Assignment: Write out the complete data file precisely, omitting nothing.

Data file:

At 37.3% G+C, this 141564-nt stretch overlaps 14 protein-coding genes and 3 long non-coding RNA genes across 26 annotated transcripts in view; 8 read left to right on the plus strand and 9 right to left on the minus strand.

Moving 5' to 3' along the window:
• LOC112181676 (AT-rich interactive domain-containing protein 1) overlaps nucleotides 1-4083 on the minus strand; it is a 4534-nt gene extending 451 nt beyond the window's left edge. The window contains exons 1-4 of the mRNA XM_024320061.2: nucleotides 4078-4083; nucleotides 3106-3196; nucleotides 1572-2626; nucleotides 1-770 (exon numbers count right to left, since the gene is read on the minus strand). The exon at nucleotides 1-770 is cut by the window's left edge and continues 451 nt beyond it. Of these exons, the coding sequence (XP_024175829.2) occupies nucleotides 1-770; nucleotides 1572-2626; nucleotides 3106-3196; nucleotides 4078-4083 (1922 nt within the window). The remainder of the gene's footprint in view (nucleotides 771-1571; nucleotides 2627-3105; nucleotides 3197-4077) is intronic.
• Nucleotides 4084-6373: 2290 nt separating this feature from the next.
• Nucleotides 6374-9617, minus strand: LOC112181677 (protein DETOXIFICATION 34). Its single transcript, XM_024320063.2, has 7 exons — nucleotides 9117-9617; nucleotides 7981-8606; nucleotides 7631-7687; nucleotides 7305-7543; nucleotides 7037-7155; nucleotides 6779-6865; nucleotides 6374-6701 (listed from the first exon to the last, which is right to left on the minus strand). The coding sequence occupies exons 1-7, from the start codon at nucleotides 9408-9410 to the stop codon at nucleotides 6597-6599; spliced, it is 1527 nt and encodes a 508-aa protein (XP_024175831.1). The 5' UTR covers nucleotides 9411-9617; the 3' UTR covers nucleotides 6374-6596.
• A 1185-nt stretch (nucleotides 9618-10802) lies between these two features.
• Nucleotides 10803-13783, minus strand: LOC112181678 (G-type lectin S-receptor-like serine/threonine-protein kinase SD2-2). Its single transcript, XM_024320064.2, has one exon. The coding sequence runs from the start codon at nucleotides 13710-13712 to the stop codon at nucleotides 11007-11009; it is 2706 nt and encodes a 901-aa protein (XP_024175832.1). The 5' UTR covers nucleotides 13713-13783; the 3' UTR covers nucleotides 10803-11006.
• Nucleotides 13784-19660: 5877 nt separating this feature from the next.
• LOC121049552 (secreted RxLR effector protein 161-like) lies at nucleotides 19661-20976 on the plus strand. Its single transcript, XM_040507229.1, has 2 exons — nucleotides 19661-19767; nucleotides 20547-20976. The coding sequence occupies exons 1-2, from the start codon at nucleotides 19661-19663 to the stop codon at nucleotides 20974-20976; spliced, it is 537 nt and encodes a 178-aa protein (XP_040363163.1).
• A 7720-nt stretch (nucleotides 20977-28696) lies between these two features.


At 37.3% G+C, this 141564-nt stretch overlaps 14 protein-coding genes and 3 long non-coding RNA genes across 26 annotated transcripts in view; 8 read left to right on the plus strand and 9 right to left on the minus strand.

Moving 5' to 3' along the window:
• LOC112181676 (AT-rich interactive domain-containing protein 1) overlaps nucleotides 1-4083 on the minus strand; it is a 4534-nt gene extending 451 nt beyond the window's left edge. The window contains exons 1-4 of the mRNA XM_024320061.2: nucleotides 4078-4083; nucleotides 3106-3196; nucleotides 1572-2626; nucleotides 1-770 (exon numbers count right to left, since the gene is read on the minus strand). The exon at nucleotides 1-770 is cut by the window's left edge and continues 451 nt beyond it. Of these exons, the coding sequence (XP_024175829.2) occupies nucleotides 1-770; nucleotides 1572-2626; nucleotides 3106-3196; nucleotides 4078-4083 (1922 nt within the window). The remainder of the gene's footprint in view (nucleotides 771-1571; nucleotides 2627-3105; nucleotides 3197-4077) is intronic.
• Nucleotides 4084-6373: 2290 nt separating this feature from the next.
• Nucleotides 6374-9617, minus strand: LOC112181677 (protein DETOXIFICATION 34). Its single transcript, XM_024320063.2, has 7 exons — nucleotides 9117-9617; nucleotides 7981-8606; nucleotides 7631-7687; nucleotides 7305-7543; nucleotides 7037-7155; nucleotides 6779-6865; nucleotides 6374-6701 (listed from the first exon to the last, which is right to left on the minus strand). The coding sequence occupies exons 1-7, from the start codon at nucleotides 9408-9410 to the stop codon at nucleotides 6597-6599; spliced, it is 1527 nt and encodes a 508-aa protein (XP_024175831.1). The 5' UTR covers nucleotides 9411-9617; the 3' UTR covers nucleotides 6374-6596.
• A 1185-nt stretch (nucleotides 9618-10802) lies between these two features.
• Nucleotides 10803-13783, minus strand: LOC112181678 (G-type lectin S-receptor-like serine/threonine-protein kinase SD2-2). Its single transcript, XM_024320064.2, has one exon. The coding sequence runs from the start codon at nucleotides 13710-13712 to the stop codon at nucleotides 11007-11009; it is 2706 nt and encodes a 901-aa protein (XP_024175832.1). The 5' UTR covers nucleotides 13713-13783; the 3' UTR covers nucleotides 10803-11006.
• Nucleotides 13784-19660: 5877 nt separating this feature from the next.
• LOC121049552 (secreted RxLR effector protein 161-like) lies at nucleotides 19661-20976 on the plus strand. Its single transcript, XM_040507229.1, has 2 exons — nucleotides 19661-19767; nucleotides 20547-20976. The coding sequence occupies exons 1-2, from the start codon at nucleotides 19661-19663 to the stop codon at nucleotides 20974-20976; spliced, it is 537 nt and encodes a 178-aa protein (XP_040363163.1).
• A 7720-nt stretch (nucleotides 20977-28696) lies between these two features.